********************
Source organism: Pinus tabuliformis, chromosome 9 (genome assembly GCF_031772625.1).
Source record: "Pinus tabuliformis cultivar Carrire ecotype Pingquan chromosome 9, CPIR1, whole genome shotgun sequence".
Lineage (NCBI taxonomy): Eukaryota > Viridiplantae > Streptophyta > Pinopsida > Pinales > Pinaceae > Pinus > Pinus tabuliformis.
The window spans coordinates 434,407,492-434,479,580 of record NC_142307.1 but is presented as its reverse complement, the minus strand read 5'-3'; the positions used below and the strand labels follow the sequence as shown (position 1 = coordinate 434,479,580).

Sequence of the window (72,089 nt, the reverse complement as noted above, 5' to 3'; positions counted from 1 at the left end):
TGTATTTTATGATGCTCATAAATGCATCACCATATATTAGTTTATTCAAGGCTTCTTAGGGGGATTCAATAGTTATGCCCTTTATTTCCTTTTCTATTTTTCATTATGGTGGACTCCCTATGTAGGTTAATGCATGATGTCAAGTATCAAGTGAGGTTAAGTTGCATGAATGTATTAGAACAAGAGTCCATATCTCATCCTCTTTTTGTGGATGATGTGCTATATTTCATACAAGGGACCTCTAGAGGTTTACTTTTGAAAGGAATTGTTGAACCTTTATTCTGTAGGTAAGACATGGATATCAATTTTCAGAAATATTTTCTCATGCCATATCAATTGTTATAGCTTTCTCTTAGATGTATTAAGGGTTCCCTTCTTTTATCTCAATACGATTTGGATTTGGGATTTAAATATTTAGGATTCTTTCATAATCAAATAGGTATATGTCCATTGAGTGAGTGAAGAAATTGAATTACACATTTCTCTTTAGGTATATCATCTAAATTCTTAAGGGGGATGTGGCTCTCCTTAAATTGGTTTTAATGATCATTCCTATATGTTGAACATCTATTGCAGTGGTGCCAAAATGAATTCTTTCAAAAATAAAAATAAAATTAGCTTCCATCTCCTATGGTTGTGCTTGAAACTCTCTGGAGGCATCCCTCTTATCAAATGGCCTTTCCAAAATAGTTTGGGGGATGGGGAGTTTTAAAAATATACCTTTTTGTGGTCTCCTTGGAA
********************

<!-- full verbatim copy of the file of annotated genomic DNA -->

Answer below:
Source organism: Pinus tabuliformis, chromosome 9 (genome assembly GCF_031772625.1).
Source record: "Pinus tabuliformis cultivar Carrire ecotype Pingquan chromosome 9, CPIR1, whole genome shotgun sequence".
Lineage (NCBI taxonomy): Eukaryota > Viridiplantae > Streptophyta > Pinopsida > Pinales > Pinaceae > Pinus > Pinus tabuliformis.
The window spans coordinates 434,407,492-434,479,580 of record NC_142307.1 but is presented as its reverse complement, the minus strand read 5'-3'; the positions used below and the strand labels follow the sequence as shown (position 1 = coordinate 434,479,580).

Sequence of the window (72,089 nt, the reverse complement as noted above, 5' to 3'; positions counted from 1 at the left end):
TGTATTTTATGATGCTCATAAATGCATCACCATATATTAGTTTATTCAAGGCTTCTTAGGGGGATTCAATAGTTATGCCCTTTATTTCCTTTTCTATTTTTCATTATGGTGGACTCCCTATGTAGGTTAATGCATGATGTCAAGTATCAAGTGAGGTTAAGTTGCATGAATGTATTAGAACAAGAGTCCATATCTCATCCTCTTTTTGTGGATGATGTGCTATATTTCATACAAGGGACCTCTAGAGGTTTACTTTTGAAAGGAATTGTTGAACCTTTATTCTGTAGGTAAGACATGGATATCAATTTTCAGAAATATTTTCTCATGCCATATCAATTGTTATAGCTTTCTCTTAGATGTATTAAGGGTTCCCTTCTTTTATCTCAATACGATTTGGATTTGGGATTTAAATATTTAGGATTCTTTCATAATCAAATAGGTATATGTCCATTGAGTGAGTGAAGAAATTGAATTACACATTTCTCTTTAGGTATATCATCTAAATTCTTAAGGGGGATGTGGCTCTCCTTAAATTGGTTTTAATGATCATTCCTATATGTTGAACATCTATTGCAGTGGTGCCAAAATGAATTCTTTCAAAAATAAAAATAAAATTAGCTTCCATCTCCTATGGTTGTGCTTGAAACTCTCTGGAGGCATCCCTCTTATCAAATGGCCTTTCCAAAATAGTTTGGGGGATGGGGAGTTTTAAAAATATACCTTTTTGTGGTCTCCTTGGAA